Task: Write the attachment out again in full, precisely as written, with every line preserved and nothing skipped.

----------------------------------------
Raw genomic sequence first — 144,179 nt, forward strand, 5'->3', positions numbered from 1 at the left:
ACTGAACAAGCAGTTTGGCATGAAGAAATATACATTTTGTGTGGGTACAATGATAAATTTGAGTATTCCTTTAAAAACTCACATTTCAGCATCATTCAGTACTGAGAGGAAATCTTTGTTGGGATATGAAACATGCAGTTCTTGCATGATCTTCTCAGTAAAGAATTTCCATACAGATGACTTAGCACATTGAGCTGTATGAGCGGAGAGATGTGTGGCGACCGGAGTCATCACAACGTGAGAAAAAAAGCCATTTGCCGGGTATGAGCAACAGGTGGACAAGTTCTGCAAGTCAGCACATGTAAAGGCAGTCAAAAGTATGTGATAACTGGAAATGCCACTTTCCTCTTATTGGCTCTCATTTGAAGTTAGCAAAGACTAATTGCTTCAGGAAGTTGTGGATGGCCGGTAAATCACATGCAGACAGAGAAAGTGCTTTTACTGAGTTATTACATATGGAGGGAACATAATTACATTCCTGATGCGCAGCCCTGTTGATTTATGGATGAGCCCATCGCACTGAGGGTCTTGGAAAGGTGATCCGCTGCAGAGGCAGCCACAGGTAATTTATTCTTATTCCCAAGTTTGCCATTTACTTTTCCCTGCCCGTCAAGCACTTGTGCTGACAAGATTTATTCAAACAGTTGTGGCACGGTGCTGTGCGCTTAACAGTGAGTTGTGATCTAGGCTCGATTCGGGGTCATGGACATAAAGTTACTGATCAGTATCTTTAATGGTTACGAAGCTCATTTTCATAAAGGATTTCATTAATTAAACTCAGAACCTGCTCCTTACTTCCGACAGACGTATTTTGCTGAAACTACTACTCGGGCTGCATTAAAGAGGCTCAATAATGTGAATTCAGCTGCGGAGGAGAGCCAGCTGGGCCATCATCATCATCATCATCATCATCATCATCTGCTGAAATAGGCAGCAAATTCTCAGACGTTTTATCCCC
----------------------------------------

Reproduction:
Raw genomic sequence first — 144,179 nt, forward strand, 5'->3', positions numbered from 1 at the left:
ACTGAACAAGCAGTTTGGCATGAAGAAATATACATTTTGTGTGGGTACAATGATAAATTTGAGTATTCCTTTAAAAACTCACATTTCAGCATCATTCAGTACTGAGAGGAAATCTTTGTTGGGATATGAAACATGCAGTTCTTGCATGATCTTCTCAGTAAAGAATTTCCATACAGATGACTTAGCACATTGAGCTGTATGAGCGGAGAGATGTGTGGCGACCGGAGTCATCACAACGTGAGAAAAAAAGCCATTTGCCGGGTATGAGCAACAGGTGGACAAGTTCTGCAAGTCAGCACATGTAAAGGCAGTCAAAAGTATGTGATAACTGGAAATGCCACTTTCCTCTTATTGGCTCTCATTTGAAGTTAGCAAAGACTAATTGCTTCAGGAAGTTGTGGATGGCCGGTAAATCACATGCAGACAGAGAAAGTGCTTTTACTGAGTTATTACATATGGAGGGAACATAATTACATTCCTGATGCGCAGCCCTGTTGATTTATGGATGAGCCCATCGCACTGAGGGTCTTGGAAAGGTGATCCGCTGCAGAGGCAGCCACAGGTAATTTATTCTTATTCCCAAGTTTGCCATTTACTTTTCCCTGCCCGTCAAGCACTTGTGCTGACAAGATTTATTCAAACAGTTGTGGCACGGTGCTGTGCGCTTAACAGTGAGTTGTGATCTAGGCTCGATTCGGGGTCATGGACATAAAGTTACTGATCAGTATCTTTAATGGTTACGAAGCTCATTTTCATAAAGGATTTCATTAATTAAACTCAGAACCTGCTCCTTACTTCCGACAGACGTATTTTGCTGAAACTACTACTCGGGCTGCATTAAAGAGGCTCAATAATGTGAATTCAGCTGCGGAGGAGAGCCAGCTGGGCCATCATCATCATCATCATCATCATCATCATCTGCTGAAATAGGCAGCAAATTCTCAGACGTTTTATCCCC